For the first time, how well each of 552 physician practices in Minnesota manage their patients with diabetes and heart disease is now scored in a special edition of September's Consumer Reports, with each practice group assigned rating from a low of "1" to high of "5."
"I'm sure many of the practice sites in Minnesota that were given 1s and 2s are worried today, and this may not be a good week for them," said John Santa, MD, director of the Consumer Reports Health Rating Center.
He adds, however, that the data has been collected since 2002 and reported publicly with updates on the Minnesota Community Measurement website since 2004 under contract with the Minnesota Department of Health, so these clinics had plenty of time to raise their scores.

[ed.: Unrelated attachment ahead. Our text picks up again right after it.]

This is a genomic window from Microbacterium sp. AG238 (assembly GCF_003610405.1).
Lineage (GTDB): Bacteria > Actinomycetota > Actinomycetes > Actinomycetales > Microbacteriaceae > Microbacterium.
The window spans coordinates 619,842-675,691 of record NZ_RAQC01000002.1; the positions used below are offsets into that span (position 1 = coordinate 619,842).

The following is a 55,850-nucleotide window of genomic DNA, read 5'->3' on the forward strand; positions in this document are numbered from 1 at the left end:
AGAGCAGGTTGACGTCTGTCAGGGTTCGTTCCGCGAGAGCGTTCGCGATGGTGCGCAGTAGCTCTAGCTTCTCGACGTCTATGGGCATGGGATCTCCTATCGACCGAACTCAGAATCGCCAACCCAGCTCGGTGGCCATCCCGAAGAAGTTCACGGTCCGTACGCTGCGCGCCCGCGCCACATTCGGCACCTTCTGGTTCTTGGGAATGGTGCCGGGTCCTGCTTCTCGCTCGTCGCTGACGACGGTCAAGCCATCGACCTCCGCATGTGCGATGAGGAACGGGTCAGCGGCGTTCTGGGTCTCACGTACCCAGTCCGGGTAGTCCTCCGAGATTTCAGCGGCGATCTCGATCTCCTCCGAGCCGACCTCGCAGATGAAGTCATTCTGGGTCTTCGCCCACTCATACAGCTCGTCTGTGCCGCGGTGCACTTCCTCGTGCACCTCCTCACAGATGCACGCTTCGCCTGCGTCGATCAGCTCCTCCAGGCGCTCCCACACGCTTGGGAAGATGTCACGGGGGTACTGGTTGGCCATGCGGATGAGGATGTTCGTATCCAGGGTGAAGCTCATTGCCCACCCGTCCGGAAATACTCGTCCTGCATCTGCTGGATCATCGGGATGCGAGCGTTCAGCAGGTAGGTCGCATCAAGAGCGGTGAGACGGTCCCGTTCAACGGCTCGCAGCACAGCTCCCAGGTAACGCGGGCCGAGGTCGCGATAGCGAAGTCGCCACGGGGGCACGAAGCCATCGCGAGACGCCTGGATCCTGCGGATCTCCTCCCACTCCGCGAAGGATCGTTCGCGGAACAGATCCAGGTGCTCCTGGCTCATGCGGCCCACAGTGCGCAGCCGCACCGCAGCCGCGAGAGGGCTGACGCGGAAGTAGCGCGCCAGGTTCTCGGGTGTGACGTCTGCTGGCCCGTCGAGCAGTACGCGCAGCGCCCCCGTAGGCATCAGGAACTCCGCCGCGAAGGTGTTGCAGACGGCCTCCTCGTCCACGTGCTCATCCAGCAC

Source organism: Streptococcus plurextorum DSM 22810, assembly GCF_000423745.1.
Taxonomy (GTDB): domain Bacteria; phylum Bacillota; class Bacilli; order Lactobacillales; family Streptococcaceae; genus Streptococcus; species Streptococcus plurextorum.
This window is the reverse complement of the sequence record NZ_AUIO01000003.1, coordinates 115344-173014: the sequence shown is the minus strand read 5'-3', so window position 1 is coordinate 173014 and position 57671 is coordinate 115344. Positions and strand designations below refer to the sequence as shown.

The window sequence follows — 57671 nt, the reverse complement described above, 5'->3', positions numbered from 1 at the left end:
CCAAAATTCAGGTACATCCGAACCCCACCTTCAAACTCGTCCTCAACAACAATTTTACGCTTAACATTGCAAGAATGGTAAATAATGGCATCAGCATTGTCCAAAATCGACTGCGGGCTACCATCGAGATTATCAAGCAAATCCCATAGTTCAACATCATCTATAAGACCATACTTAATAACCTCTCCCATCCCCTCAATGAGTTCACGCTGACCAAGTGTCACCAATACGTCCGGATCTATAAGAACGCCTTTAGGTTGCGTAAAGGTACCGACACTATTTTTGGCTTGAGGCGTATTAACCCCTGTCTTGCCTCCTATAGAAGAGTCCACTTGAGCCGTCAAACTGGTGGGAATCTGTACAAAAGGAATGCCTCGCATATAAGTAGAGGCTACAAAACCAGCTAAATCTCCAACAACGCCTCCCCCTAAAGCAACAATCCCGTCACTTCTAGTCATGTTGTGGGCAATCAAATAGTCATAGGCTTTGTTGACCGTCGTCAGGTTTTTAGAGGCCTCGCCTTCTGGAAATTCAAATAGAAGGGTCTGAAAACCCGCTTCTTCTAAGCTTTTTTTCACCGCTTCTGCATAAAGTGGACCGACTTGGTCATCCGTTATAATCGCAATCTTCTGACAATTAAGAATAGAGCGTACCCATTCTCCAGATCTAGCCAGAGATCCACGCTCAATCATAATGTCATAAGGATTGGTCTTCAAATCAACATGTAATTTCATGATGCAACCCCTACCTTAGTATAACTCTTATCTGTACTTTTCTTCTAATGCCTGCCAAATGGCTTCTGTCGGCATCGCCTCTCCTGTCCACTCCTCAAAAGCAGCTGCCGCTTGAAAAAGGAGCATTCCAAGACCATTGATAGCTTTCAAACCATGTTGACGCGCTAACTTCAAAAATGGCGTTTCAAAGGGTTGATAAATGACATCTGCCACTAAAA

And while the information was not risk-adjusted to reflect patient income, health literacy, race or ethnicity, those factors aren't an excuse because some practices with that population of patient mix scored very high while some scored very low, he says. Likewise, practices treating patients in more affluent communities also had wide variation in their scores.